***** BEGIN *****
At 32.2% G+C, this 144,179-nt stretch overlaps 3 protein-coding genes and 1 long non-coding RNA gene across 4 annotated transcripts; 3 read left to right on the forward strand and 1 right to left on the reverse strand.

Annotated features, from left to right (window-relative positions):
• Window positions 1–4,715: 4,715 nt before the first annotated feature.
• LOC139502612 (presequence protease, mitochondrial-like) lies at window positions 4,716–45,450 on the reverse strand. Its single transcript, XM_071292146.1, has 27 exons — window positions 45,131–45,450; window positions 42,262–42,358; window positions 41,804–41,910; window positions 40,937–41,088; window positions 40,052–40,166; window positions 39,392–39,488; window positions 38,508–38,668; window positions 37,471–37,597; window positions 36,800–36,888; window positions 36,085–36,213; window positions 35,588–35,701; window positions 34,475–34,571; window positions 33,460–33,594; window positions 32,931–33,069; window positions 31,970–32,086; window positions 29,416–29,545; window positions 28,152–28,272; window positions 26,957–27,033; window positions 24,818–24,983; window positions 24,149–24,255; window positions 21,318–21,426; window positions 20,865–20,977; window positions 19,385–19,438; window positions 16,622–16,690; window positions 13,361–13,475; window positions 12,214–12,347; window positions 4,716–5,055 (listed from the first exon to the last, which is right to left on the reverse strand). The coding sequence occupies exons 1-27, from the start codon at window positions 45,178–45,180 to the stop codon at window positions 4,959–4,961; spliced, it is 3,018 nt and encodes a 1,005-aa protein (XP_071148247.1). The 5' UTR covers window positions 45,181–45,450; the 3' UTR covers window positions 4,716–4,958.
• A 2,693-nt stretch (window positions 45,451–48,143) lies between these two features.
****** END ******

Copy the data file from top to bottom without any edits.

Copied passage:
At 32.2% G+C, this 144,179-nt stretch overlaps 3 protein-coding genes and 1 long non-coding RNA gene across 4 annotated transcripts; 3 read left to right on the forward strand and 1 right to left on the reverse strand.

Annotated features, from left to right (window-relative positions):
• Window positions 1–4,715: 4,715 nt before the first annotated feature.
• LOC139502612 (presequence protease, mitochondrial-like) lies at window positions 4,716–45,450 on the reverse strand. Its single transcript, XM_071292146.1, has 27 exons — window positions 45,131–45,450; window positions 42,262–42,358; window positions 41,804–41,910; window positions 40,937–41,088; window positions 40,052–40,166; window positions 39,392–39,488; window positions 38,508–38,668; window positions 37,471–37,597; window positions 36,800–36,888; window positions 36,085–36,213; window positions 35,588–35,701; window positions 34,475–34,571; window positions 33,460–33,594; window positions 32,931–33,069; window positions 31,970–32,086; window positions 29,416–29,545; window positions 28,152–28,272; window positions 26,957–27,033; window positions 24,818–24,983; window positions 24,149–24,255; window positions 21,318–21,426; window positions 20,865–20,977; window positions 19,385–19,438; window positions 16,622–16,690; window positions 13,361–13,475; window positions 12,214–12,347; window positions 4,716–5,055 (listed from the first exon to the last, which is right to left on the reverse strand). The coding sequence occupies exons 1-27, from the start codon at window positions 45,178–45,180 to the stop codon at window positions 4,959–4,961; spliced, it is 3,018 nt and encodes a 1,005-aa protein (XP_071148247.1). The 5' UTR covers window positions 45,181–45,450; the 3' UTR covers window positions 4,716–4,958.
• A 2,693-nt stretch (window positions 45,451–48,143) lies between these two features.